This is the first in a series of blog posts about visualising sound, in a similar way to an oscilloscope. The geek in me thought it’d be a fun thing to do, as well investigate different technological approaches to implementing the app (interesting as it’s a real-time performant app).
An oscilloscope has a single screen, which refreshes on a given time period, displaying a number of traces. The user can control that time period, as well as the gain (the y axis scale).
The top graph is essentially the same view as an oscilloscope containing a single trace, and a fixed time period (further blog posts may investigate varying time periods).
The bottom graph is a sliding window with a longer time period – this is the advantage of implementing an oscilloscope in code, we can create charts that aren’t really feasible in a classic CRT oscilloscope.
This series of blog posts will investigate implementing this screen using F# idioms, as well as using the Reactive Extension for .NET (RX Framework), and TPL Dataflow.
There are further things that could be implemented in future blog posts which may be interesting to see how the varying approaches look like:
· Trigger, or Trigger and hold: Only refresh the oscilloscope view once a certain trigger level has been reached. This is interesting as may want to include a certain number of immediately prior to the point where the trigger was set.
· Log many traces.
· Spectrum analyser/FFT.
· Digital filtering.
· Comparing traces, or more complicated math channels.
· Adjustable time offset (delay) – useful on the oscilloscope view to centre a waveform on the screen, or for when comparing two or more channels output.
This blog post covers an F# implementation of the microphone, using asynchronous workflows. The graphing is being done by a nightly build download of Dynamic Data Display (D3). I’m really impressed with the performance, but it is quite difficult to customise.
The low-latency microphone code is from this article on gamedev (http://www.gamedev.net/topic/586706-slimdx-directsound-capture-microphone-stream-with-low-latency-example/).
The implementation of this is pretty simple; I’ll start from the detail out.
The inner loop of the program is an asynchronous workflow that reads from the buffer and returns a sequence:
Note the slightly-strange looking code:
let task = System.Threading.Tasks.Task<int>.Factory.StartNew(fun () -> WaitHandle.WaitAny(waitHandles))
F# has an Async.AwaitWaitHandle() method, which unfortunately only waits on a single handle. We want to wait on both handles so that we get notified when the buffer is full every 4096 instead of every 8192 bytes. With 4 bytes per sample, and a sample rate off 44KHz, this is equivalent to getting notified at an approximate rate of 40 times per second instead of 20 times per second.
I could have implemented Async.AwaitAnyWaitHandle() taking an array of WaitHandles, but looking at the code in the F# PowerPack, the code was quite complex. So, the code instead creates a new future to do the waiting and let us know which WaitHandle was set (this does mean that we’ve got the minor overhead of scheduling a new task to run on the task pool).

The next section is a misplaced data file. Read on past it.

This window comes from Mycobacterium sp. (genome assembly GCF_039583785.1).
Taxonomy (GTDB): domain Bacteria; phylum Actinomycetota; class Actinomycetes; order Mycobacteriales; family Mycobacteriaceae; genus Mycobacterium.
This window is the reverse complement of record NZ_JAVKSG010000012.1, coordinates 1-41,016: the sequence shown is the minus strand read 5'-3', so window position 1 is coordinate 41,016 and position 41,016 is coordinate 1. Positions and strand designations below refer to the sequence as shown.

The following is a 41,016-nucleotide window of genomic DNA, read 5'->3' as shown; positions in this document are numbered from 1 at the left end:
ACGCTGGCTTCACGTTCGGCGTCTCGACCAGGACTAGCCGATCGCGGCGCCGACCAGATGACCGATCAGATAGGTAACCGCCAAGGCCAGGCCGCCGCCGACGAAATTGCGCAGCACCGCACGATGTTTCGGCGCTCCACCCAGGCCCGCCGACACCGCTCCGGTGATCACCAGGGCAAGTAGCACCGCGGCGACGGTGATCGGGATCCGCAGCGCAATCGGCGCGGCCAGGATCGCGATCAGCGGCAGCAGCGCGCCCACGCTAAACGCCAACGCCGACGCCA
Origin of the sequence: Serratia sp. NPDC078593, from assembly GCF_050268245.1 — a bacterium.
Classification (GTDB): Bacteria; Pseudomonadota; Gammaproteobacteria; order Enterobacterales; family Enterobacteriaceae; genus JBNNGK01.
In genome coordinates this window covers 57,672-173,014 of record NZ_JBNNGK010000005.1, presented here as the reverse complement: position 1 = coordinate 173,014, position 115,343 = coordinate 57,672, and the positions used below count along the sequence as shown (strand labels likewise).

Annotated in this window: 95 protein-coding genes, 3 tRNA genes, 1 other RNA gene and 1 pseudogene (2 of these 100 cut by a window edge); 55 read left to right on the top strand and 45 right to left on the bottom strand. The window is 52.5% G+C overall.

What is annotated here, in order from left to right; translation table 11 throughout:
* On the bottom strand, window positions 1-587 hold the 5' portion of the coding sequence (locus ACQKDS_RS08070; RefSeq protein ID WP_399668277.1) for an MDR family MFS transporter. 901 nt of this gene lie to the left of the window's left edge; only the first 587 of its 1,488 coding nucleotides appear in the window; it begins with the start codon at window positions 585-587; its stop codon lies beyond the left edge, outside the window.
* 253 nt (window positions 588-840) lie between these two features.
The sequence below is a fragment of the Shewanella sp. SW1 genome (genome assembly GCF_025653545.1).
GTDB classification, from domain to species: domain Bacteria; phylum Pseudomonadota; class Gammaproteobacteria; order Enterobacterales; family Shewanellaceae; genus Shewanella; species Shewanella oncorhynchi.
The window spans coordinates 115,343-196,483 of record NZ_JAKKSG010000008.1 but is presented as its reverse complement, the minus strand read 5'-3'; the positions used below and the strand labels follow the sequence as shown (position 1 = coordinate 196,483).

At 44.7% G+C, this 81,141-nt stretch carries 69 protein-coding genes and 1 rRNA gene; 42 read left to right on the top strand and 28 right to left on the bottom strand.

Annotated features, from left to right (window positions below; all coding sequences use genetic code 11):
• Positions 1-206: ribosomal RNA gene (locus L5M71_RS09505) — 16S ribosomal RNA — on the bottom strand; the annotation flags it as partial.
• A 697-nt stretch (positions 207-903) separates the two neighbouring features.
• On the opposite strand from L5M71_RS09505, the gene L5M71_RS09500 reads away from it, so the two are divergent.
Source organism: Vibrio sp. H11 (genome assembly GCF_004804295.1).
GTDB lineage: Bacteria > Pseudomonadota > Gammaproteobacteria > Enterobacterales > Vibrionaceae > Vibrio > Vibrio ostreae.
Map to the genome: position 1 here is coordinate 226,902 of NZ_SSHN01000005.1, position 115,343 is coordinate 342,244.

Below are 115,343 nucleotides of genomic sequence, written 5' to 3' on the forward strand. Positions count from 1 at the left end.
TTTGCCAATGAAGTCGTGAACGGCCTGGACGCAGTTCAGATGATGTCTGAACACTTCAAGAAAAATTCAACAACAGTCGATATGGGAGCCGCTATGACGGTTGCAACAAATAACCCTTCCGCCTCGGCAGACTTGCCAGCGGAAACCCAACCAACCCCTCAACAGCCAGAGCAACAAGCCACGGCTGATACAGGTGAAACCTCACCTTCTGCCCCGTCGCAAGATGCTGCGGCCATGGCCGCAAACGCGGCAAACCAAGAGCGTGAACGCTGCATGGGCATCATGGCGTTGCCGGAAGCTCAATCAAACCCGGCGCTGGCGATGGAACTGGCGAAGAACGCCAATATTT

The Async.StartImmediate method ensures that the ProcessStream call is marshalled back onto the UI thread. It may be worth in the future looking at doing more of the data processing on a dedicated thread, leaving the UI thread free for drawing and user input.
The convertByteArrayToSequence is simple, it just iterates over the buffer in 4 byte chunks, and converts the values to floats, which it yields in the sequence:
The ProcessStream method looks like this:
For completeness, this is the Seq.sample module extension:
The nastiest bit of the code in ProcessStream is probably towards the end, where the windowedUnderlyingData is manipulated to ensure that the window only contains 1000 samples. It would be nice to do this in a non-imperative way, using Seq.windowed, but the problem is, is that the sequence we’re operating on is only the result of one buffer read operation, whereas windows etc. should operate over the whole data stream, and the sequences can’t be combined into a single sequence using yield! as they’re all generated asynchronously. Similarly, the buffer takes non-overlapping windows over the input sequence, and without taking a buffer over the whole stream, it may miss samples off the end of the sequence portions. Tomas Petricek has written a library, AsyncSeq, http://tomasp.net/blog/async-sequences.aspx which I may investigate in a later post.
The alternative to this would be to implement mailbox processors, having different agents for the buffering, windowing and sampling operations. I did start investigating this, but didn’t feel happy with them being pull-based (they don’t return data unless asked). I could have set them up to act more like a dataflow network, but it does seem to go against their intended use of managing state between different threads. I may revisit this in a future blog post.
I feel that even though F#’s does have nice features which helped to quickly implement the app, RX would probably be a better fit. I guess I won’t know until I implement it in RX and compare the differences.